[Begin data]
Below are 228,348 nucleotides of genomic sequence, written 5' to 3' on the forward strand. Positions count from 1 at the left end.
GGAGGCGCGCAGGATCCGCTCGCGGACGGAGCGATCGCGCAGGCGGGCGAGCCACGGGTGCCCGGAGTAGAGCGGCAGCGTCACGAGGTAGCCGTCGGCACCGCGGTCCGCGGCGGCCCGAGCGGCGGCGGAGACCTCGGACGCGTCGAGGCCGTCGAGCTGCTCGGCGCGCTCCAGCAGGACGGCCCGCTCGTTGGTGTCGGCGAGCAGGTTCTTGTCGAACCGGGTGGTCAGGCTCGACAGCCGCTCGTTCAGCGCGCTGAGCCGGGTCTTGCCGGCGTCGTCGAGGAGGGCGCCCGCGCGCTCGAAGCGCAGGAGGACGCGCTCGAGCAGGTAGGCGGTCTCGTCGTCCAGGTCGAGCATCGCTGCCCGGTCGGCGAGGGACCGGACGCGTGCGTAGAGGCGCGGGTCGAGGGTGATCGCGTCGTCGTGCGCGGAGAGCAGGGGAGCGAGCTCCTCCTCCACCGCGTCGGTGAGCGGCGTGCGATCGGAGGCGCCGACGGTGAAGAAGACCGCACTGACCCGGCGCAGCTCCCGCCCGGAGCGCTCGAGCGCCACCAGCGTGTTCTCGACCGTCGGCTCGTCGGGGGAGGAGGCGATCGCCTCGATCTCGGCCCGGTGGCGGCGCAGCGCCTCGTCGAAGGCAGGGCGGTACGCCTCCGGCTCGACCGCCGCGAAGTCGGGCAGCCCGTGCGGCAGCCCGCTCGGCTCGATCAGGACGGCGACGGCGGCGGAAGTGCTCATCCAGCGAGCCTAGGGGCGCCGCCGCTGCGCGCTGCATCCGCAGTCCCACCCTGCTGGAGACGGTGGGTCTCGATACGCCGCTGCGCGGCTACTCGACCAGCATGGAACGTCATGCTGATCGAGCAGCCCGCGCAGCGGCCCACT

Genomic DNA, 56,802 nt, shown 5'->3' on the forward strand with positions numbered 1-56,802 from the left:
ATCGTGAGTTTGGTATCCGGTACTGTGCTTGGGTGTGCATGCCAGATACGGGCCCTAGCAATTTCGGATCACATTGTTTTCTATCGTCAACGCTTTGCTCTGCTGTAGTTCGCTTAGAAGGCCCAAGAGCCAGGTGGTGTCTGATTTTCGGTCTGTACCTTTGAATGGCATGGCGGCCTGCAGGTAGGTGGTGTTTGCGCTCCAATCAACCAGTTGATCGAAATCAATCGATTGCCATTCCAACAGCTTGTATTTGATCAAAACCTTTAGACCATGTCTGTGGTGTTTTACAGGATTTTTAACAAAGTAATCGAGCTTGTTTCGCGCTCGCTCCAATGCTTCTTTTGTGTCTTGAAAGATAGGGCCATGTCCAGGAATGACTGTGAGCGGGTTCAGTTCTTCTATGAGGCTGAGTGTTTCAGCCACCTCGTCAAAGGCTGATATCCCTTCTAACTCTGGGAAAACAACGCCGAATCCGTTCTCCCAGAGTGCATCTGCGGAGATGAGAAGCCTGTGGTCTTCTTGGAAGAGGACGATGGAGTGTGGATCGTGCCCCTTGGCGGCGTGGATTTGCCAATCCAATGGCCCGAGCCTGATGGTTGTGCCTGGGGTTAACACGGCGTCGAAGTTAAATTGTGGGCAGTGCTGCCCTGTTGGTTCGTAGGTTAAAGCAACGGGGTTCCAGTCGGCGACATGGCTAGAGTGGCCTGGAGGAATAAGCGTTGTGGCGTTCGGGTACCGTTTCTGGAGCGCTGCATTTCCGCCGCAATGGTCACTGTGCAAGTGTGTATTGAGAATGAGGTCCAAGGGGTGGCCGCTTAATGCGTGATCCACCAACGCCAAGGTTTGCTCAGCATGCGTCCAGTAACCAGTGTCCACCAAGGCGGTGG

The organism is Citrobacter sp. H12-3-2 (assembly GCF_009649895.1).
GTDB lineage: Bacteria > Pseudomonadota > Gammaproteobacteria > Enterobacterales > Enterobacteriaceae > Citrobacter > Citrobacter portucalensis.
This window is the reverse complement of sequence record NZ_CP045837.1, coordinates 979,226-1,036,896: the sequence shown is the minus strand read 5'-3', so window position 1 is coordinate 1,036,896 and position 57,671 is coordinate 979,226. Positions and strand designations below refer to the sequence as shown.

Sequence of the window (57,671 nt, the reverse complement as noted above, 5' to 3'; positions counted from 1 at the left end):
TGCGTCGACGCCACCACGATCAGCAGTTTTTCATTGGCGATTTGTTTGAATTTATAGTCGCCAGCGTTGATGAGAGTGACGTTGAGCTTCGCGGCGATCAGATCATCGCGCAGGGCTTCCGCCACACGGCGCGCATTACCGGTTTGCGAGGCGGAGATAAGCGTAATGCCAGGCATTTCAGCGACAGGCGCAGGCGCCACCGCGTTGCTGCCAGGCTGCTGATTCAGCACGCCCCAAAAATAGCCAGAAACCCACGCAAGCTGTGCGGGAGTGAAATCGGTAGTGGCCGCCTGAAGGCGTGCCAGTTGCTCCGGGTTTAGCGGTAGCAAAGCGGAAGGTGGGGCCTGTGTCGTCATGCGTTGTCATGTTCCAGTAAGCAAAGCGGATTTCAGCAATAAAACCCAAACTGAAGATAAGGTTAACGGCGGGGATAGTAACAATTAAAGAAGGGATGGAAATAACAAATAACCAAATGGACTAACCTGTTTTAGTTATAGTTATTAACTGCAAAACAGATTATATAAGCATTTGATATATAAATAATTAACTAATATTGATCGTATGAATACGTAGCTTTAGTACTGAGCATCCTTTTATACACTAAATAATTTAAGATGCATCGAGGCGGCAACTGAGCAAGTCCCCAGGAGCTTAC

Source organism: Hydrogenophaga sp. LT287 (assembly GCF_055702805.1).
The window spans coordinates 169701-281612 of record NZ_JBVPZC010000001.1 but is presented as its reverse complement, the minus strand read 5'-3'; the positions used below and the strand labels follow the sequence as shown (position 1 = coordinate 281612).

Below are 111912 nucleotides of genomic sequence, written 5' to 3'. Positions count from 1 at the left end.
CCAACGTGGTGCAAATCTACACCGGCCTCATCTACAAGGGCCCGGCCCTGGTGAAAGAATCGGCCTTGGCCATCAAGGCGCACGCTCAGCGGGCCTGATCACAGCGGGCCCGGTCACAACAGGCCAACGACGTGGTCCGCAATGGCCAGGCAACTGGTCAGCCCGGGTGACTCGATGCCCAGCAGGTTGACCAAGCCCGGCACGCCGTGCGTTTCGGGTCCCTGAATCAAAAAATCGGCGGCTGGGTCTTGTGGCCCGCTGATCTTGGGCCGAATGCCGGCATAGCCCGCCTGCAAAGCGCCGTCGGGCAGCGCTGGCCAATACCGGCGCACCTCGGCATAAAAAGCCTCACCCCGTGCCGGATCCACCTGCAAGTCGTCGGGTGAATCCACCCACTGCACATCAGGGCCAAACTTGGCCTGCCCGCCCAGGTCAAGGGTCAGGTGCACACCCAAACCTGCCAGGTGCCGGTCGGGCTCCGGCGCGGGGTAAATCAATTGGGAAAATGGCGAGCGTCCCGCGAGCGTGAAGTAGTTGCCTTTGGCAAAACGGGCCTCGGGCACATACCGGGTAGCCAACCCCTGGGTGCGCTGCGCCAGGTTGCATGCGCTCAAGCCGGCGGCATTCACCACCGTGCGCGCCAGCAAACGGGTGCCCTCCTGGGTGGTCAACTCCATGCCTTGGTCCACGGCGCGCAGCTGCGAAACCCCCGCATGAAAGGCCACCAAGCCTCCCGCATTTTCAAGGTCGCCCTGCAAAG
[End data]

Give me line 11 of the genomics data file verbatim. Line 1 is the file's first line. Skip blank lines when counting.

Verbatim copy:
The window spans coordinates 169701-281612 of record NZ_JBVPZC010000001.1 but is presented as its reverse complement, the minus strand read 5'-3'; the positions used below and the strand labels follow the sequence as shown (position 1 = coordinate 281612).